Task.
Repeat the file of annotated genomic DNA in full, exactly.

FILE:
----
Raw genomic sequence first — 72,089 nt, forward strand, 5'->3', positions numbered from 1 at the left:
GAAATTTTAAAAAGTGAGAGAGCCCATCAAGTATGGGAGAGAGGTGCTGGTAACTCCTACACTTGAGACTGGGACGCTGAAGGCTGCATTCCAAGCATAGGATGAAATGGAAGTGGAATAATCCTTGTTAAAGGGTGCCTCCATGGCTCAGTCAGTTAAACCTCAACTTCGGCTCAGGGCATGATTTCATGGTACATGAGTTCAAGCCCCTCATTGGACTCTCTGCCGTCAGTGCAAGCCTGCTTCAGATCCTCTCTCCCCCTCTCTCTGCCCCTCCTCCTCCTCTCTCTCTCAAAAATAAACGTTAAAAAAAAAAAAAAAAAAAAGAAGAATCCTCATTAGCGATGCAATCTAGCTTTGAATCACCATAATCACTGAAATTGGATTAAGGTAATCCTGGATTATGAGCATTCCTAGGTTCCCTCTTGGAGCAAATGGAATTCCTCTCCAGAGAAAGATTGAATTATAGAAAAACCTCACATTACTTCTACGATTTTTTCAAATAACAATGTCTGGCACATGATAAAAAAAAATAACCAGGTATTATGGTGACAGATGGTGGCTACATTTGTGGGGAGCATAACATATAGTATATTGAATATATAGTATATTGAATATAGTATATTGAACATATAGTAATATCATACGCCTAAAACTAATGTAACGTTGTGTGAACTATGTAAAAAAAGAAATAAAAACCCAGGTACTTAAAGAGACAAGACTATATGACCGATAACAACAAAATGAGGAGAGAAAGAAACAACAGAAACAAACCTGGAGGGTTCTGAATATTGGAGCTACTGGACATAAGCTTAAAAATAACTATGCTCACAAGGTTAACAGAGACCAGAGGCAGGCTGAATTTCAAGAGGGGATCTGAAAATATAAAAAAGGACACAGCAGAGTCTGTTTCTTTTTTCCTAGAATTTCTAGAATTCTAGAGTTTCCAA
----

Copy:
Raw genomic sequence first — 72,089 nt, forward strand, 5'->3', positions numbered from 1 at the left:
GAAATTTTAAAAAGTGAGAGAGCCCATCAAGTATGGGAGAGAGGTGCTGGTAACTCCTACACTTGAGACTGGGACGCTGAAGGCTGCATTCCAAGCATAGGATGAAATGGAAGTGGAATAATCCTTGTTAAAGGGTGCCTCCATGGCTCAGTCAGTTAAACCTCAACTTCGGCTCAGGGCATGATTTCATGGTACATGAGTTCAAGCCCCTCATTGGACTCTCTGCCGTCAGTGCAAGCCTGCTTCAGATCCTCTCTCCCCCTCTCTCTGCCCCTCCTCCTCCTCTCTCTCTCAAAAATAAACGTTAAAAAAAAAAAAAAAAAAAAGAAGAATCCTCATTAGCGATGCAATCTAGCTTTGAATCACCATAATCACTGAAATTGGATTAAGGTAATCCTGGATTATGAGCATTCCTAGGTTCCCTCTTGGAGCAAATGGAATTCCTCTCCAGAGAAAGATTGAATTATAGAAAAACCTCACATTACTTCTACGATTTTTTCAAATAACAATGTCTGGCACATGATAAAAAAAAATAACCAGGTATTATGGTGACAGATGGTGGCTACATTTGTGGGGAGCATAACATATAGTATATTGAATATATAGTATATTGAATATAGTATATTGAACATATAGTAATATCATACGCCTAAAACTAATGTAACGTTGTGTGAACTATGTAAAAAAAGAAATAAAAACCCAGGTACTTAAAGAGACAAGACTATATGACCGATAACAACAAAATGAGGAGAGAAAGAAACAACAGAAACAAACCTGGAGGGTTCTGAATATTGGAGCTACTGGACATAAGCTTAAAAATAACTATGCTCACAAGGTTAACAGAGACCAGAGGCAGGCTGAATTTCAAGAGGGGATCTGAAAATATAAAAAAGGACACAGCAGAGTCTGTTTCTTTTTTCCTAGAATTTCTAGAATTCTAGAGTTTCCAA